While by no means exclusive to either Eastern (namely Japanese) or Western (namely American and European) fiction, this trope is almost a ''given'' in Japanese media. Indeed, it's actually rarer to find Aversions of this trope than instances of it being played straight. In Western works, particularly ComicBooks, it's played far straighter.

This page hopes to offer at least one explanation as to why.

Japan, being a collectivist society, places a higher priority on proper methodology and work ethic than the west. Shonen characters and superheroes, while similar on many levels, are fundamentally different. Shonen heroes are usually throwbacks to old {{Samurai}} concepts, like Bushido, as well as Buddhist and Shinto values. The combination of these ideals typically creates stories about a hero who has to [[JapaneseSpirit raise themselves in some type of rank or hierarchy through hard work and training.]] Shonen characters place a greater value on creating techniques or fighting moves with their powers, which is essentially a way of creating something to train for. In short, training is ''essential'' to the usual Shonen story structure.

In the west, however, superheroes are basically extensions of a capitalist/freedom-based culture. Rather than being focused on conforming, American superheroes are focused on the idea that superpowers grant characters some level of autonomy or individuality. {{Superman}}, the Trope Namer, has an identical power set to his fellow Kryptonians, but rarely do any of them create forms, techniques or moves with these abilities. Sure, every individual ''power'' has a name (such as [[EyeBeams Heat Vision]]), but that's about it.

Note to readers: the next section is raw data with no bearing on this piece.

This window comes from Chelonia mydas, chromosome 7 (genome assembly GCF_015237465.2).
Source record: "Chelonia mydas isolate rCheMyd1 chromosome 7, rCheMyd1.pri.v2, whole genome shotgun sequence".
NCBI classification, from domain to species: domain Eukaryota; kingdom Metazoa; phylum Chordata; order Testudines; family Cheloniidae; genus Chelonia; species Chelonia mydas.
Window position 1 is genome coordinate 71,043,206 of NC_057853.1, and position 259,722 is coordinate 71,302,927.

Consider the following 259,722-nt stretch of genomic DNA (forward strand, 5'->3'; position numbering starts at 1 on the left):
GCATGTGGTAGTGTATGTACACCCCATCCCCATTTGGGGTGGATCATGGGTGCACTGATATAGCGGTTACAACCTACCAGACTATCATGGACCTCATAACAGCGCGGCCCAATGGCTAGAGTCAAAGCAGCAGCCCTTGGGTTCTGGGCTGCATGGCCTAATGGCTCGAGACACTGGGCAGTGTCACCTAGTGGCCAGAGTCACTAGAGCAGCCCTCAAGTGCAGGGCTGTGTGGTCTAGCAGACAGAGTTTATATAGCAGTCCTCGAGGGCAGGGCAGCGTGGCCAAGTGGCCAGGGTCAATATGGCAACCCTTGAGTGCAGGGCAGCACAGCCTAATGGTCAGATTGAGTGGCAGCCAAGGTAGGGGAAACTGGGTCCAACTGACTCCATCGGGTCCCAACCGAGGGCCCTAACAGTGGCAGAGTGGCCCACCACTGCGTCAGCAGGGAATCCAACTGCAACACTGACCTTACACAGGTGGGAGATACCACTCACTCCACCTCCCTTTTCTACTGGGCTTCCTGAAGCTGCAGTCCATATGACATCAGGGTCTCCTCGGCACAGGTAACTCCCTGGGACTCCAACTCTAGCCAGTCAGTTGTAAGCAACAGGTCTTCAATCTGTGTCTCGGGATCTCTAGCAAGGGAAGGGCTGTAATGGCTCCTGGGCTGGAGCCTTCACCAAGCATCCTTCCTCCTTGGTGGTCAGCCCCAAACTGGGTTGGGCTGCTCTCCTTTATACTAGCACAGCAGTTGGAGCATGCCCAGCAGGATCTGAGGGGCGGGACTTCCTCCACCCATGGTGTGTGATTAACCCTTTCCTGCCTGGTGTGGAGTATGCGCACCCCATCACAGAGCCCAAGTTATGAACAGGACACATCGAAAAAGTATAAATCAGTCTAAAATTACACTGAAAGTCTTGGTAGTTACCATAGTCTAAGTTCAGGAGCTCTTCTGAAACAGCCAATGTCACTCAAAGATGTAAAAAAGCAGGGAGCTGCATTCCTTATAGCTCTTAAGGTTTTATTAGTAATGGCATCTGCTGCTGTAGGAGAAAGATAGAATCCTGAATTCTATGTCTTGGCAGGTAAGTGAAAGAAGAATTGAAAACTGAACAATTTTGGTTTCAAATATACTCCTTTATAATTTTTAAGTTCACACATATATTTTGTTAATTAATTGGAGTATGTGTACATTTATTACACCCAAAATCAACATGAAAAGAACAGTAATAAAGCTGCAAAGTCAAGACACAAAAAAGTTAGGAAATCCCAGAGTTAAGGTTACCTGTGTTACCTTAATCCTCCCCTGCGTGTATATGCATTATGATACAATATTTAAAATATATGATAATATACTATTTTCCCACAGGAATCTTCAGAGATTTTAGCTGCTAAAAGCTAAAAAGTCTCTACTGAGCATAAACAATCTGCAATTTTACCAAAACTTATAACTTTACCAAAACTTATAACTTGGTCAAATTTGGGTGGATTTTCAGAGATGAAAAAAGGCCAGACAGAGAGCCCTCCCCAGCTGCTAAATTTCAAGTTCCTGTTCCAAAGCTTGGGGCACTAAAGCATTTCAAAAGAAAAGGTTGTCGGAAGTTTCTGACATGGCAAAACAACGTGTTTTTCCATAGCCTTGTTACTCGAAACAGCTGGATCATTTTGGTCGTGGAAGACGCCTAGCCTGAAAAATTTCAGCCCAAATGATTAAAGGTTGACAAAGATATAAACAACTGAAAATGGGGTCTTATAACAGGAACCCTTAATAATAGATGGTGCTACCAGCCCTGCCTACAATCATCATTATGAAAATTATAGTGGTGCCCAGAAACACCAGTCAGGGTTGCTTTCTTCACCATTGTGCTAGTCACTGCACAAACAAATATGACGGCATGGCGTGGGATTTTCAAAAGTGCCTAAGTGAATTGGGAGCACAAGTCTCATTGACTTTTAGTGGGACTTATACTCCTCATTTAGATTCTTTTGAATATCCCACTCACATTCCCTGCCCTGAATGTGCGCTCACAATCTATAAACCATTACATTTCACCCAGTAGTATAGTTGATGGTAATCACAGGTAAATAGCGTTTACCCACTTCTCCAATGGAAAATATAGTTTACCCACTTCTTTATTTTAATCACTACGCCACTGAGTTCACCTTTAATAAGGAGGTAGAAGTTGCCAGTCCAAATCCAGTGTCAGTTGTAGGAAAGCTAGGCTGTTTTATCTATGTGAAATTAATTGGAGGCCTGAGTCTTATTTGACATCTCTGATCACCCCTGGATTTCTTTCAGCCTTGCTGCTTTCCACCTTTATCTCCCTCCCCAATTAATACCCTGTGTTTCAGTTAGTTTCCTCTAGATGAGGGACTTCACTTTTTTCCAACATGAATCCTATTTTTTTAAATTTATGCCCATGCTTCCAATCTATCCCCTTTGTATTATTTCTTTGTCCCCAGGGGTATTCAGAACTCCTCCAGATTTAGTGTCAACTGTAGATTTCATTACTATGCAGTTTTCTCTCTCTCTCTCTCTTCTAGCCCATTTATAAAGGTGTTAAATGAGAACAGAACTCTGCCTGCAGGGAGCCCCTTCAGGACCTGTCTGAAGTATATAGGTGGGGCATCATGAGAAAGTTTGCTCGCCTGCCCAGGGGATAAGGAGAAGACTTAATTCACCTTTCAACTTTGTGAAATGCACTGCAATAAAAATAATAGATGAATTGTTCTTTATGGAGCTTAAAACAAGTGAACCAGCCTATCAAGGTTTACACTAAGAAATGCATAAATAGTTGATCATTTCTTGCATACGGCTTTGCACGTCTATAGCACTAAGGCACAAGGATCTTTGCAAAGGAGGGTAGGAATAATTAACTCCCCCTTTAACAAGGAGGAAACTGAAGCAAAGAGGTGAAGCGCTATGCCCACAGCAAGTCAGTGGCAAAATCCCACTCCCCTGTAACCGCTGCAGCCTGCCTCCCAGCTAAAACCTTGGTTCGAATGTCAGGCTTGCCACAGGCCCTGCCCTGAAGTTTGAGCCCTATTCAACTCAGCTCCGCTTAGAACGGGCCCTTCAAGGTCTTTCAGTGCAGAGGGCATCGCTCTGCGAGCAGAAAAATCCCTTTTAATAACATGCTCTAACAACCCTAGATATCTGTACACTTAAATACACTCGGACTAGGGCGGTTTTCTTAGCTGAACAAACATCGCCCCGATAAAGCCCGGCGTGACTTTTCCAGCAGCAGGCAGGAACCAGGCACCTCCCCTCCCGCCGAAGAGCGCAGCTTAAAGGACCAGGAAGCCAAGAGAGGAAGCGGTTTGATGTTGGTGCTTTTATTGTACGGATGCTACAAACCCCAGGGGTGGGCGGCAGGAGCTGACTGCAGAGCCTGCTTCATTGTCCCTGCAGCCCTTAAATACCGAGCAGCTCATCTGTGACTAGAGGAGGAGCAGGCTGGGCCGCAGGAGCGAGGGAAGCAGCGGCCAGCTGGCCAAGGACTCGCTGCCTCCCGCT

It's possible that this stems from the old Western value of [[https://en.wikipedia.org/wiki/Grace_in_Christianity "Grace"]]--that is, gifts or blessings bestowed by {{God}} upon people simply because GodIsGood, not because those people particularly deserve it. As we said before, Eastern culture tends to be based on a hierarchy, and thus that hierarchy is [[JapaneseSpirit enforced/earned in some manner]]. Western culture, on the other hand, usually considers hierarchy a "bad" thing; for instance, Franchise/{{Batman}} may be a less powerful character than Superman, but stories will often go out of their way to demonstrate that he is still no less "equal". Compare this to Japanese stories, where even after going through several {{Next Tier Power Up}}s, most characters still adhere to a FixedRelativeStrength.

Using "Grace" as a theory for this trope, it stands to reason that Western media thus treats superpowers as a "gift" from some sort of higher power and thus training is unnecessary. After all, it would be considered bad form if [[Literature/TheBible Moses]] looked up to {{God}} and said, "Thanks, Lord, but the ability to part the sea isn't enough. I'm gonna go train to make these powers even better."